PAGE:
If it's summer on Lake Fork, you can count on hot weather and deep bass. And if the bass are deep, a Texas rig or a Carolina Rig (C-rig) are often your best weapons. Both will catch bass, but how do you decide which setup to choose and how you should rig is based on the conditions you're confronting? This article will focus on a few basic rules of thumb to help you answer the whens, wheres, and whys of the Carolina rig vs. Texas rig.
Carolina rigs, especially when rigged with a heavy sinker (3/4 to 1 ounce), work best in several situations. First, a heavy sinker allows you to make long casts and quickly drag the bait across a wide area while maintaining contact with the bottom the whole time to find bass fast. In addition, I'll use 20-pound P-Line Fluorocarbon, and the heavy sinker and fluorocarbon line transmit changes in bottom composition or pieces of isolated cover. I work the bait quickly until I find rocks, weeds, or wood, and then slowly work my bait through this fish-holding cover. The ability to cover a lot of water and find small areas of cover makes the Carolina rig a great search bait and a great bait to catch bass once they're found.
Texas rigs, in contrast, typically work best when fishing heavy cover, specific targets, or steep drops. In heavy cover, a Carolina rig will often hang up more and will not get into the small holes in grass clumps or brush piles and a Texas rig. In addition, when bass are located in particular pieces of cover or structure, a Texas rig will still provide great action while shaking it in place (similar to the way you shake a worm on a shaky head jig). While leaving the bait in place, this subtle quivering action often triggers inactive fish that won't react to a rapidly moving or dead-sticked Carolina rig. Finally, when fishing very steep banks, pond dams, or ledges, Texas rigs can slowly be crawled down the slope, while a Carolina rig will often too quickly pull your bait to the bottom of the break. In these cases, the Texas rig wins the battle of the Carolina rig vs. Texas rig.
Another factor to consider is the size of the weight you use. Tungsten weights are harder and smaller, transmitting more feel and getting into tighter cover pieces. Heavyweights are often good in summer, as the fast fall triggers fish into a reaction strike and reaches the bottom quicker, allowing a better feel, even on windy days. While the slow fall of a small weight will sometimes get finicky fish to bite, I often start with a heavyweight and go smaller if I must, instead of the other way around.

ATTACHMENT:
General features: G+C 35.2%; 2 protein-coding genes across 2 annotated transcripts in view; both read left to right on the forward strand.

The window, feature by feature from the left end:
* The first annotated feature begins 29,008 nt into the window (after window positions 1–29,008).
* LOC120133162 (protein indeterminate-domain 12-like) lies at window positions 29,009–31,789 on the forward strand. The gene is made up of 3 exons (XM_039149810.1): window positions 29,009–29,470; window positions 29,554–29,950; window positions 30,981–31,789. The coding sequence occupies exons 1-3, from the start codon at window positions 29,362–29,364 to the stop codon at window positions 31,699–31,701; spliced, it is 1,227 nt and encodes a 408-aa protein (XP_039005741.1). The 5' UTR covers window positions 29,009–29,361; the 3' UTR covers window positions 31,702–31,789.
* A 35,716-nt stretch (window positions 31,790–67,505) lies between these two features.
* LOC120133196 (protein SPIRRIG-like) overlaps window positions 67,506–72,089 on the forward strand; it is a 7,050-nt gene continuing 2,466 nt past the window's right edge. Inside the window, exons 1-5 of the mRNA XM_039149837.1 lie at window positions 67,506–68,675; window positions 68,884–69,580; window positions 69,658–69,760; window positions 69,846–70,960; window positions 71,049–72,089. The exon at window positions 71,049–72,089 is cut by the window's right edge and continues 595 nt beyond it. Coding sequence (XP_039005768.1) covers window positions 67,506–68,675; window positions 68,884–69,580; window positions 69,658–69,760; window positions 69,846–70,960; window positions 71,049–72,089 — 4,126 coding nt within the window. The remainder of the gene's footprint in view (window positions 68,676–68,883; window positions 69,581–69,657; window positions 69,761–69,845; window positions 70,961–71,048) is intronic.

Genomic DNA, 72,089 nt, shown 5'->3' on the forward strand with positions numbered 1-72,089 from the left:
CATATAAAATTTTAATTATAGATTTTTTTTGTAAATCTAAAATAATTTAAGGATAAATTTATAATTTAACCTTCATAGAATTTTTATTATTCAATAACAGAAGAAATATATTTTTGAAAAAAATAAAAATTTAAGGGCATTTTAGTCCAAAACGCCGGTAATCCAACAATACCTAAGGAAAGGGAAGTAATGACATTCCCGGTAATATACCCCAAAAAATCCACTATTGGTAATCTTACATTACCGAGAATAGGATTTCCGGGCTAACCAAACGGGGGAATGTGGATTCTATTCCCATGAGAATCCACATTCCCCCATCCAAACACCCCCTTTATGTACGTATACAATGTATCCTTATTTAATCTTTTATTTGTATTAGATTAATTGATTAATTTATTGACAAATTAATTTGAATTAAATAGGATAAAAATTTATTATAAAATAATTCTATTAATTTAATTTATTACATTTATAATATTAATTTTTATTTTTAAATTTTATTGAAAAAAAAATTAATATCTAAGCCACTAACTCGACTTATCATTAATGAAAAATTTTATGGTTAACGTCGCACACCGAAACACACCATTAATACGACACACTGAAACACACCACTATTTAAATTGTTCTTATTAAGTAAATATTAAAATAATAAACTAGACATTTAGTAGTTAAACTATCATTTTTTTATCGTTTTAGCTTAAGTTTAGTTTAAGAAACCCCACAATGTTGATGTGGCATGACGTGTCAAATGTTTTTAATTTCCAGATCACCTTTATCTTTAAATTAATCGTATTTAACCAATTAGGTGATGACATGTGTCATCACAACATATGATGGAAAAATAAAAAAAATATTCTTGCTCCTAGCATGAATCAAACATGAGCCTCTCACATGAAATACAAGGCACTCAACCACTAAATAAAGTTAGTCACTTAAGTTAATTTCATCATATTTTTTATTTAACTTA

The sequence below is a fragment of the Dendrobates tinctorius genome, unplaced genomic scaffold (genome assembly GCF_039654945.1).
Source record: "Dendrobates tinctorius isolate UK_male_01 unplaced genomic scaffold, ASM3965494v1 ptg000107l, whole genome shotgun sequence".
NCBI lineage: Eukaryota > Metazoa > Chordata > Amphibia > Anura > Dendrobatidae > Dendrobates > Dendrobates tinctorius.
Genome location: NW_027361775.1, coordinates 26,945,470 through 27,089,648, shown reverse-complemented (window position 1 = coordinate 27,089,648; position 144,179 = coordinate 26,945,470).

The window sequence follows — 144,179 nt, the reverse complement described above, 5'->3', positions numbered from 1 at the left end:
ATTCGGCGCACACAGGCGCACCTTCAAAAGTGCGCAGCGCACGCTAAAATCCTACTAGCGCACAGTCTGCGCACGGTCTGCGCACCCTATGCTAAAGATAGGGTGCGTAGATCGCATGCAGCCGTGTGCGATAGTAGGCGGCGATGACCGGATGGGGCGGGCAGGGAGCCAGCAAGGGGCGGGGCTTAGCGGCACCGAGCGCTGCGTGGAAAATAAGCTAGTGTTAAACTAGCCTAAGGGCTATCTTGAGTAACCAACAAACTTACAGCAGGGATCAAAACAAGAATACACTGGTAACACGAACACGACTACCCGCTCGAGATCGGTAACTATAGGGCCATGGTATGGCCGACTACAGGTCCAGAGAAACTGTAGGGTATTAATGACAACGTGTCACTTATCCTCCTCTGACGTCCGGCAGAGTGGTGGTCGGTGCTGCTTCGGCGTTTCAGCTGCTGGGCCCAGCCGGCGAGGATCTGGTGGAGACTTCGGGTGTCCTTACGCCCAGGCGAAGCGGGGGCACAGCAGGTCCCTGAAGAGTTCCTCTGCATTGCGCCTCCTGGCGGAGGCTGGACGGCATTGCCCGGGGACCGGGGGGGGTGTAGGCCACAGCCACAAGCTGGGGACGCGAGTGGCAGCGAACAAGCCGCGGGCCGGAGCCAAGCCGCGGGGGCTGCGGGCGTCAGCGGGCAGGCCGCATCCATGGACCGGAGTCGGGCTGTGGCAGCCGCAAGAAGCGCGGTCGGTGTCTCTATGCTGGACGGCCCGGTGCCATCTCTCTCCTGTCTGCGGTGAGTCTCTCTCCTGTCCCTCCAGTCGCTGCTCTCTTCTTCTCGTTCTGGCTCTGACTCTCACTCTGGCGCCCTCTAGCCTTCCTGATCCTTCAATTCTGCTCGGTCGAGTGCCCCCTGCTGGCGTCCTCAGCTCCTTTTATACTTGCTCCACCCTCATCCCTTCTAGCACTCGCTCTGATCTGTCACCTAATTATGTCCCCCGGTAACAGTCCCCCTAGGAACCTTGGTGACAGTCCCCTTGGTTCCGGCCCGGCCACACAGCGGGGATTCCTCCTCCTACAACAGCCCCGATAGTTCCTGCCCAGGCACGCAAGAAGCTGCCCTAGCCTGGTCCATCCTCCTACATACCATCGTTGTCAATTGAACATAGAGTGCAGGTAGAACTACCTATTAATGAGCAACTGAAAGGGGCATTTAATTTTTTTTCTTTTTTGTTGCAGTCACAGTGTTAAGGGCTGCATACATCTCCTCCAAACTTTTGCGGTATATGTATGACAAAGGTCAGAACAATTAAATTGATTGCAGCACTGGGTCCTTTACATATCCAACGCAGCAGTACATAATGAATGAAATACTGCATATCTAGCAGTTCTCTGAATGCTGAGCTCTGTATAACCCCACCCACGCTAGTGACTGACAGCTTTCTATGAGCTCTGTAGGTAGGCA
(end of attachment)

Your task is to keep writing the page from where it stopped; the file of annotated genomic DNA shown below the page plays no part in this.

In addition to the size of weight, the soft plastic lure you use on your rig will also affect your setup's drop speed and performance. Bulky baits with big tails or appendages will slow the fall of your rig and work best when paired with bigger weights and moved aggressively. Lures like Fork Creatures, Baby Fork Creatures, Top Dog lizards, and giant ribbon-tail ring worms like 10" Lake Fork Worms move a lot of water and trigger big bass actively feeding. Hop and swim these baits on a Carolina or Texas rig to get their entire action. Conversely, more streamlined soft plastics are in order when the bite is more challenging, and you need to coax those big girls into biting. In this case, I'll rig up with straight-tailed worms like Twitch Worms, Ring Frys, and Baby Ring Frys, or craw worms like the Fork Craw. And for an especially tantalizing slow fall, try a Magic Shad or Live Magic Shad on the business end of your Carolina rig-bass out deep love them just as they did when they were up shallow in the spring.
Of course, there are no absolutes in bass fishing. However, choosing the Carolina rig vs. Texas rig, I hope these basic rules of thumb help make your decision on what to rig up a little easier on your next trip. Here's hoping you catch the lunker of your dreams.